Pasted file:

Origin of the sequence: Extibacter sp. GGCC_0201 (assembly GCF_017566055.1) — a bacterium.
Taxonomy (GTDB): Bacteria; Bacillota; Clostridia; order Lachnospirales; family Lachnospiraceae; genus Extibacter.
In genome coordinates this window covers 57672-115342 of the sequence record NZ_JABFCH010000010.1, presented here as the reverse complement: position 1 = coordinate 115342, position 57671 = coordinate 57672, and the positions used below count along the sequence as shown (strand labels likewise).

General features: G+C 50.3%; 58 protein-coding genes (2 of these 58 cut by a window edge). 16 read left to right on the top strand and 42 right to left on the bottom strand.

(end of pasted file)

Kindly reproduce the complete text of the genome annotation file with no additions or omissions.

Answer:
Origin of the sequence: Extibacter sp. GGCC_0201 (assembly GCF_017566055.1) — a bacterium.
Taxonomy (GTDB): Bacteria; Bacillota; Clostridia; order Lachnospirales; family Lachnospiraceae; genus Extibacter.
In genome coordinates this window covers 57672-115342 of the sequence record NZ_JABFCH010000010.1, presented here as the reverse complement: position 1 = coordinate 115342, position 57671 = coordinate 57672, and the positions used below count along the sequence as shown (strand labels likewise).

General features: G+C 50.3%; 58 protein-coding genes (2 of these 58 cut by a window edge). 16 read left to right on the top strand and 42 right to left on the bottom strand.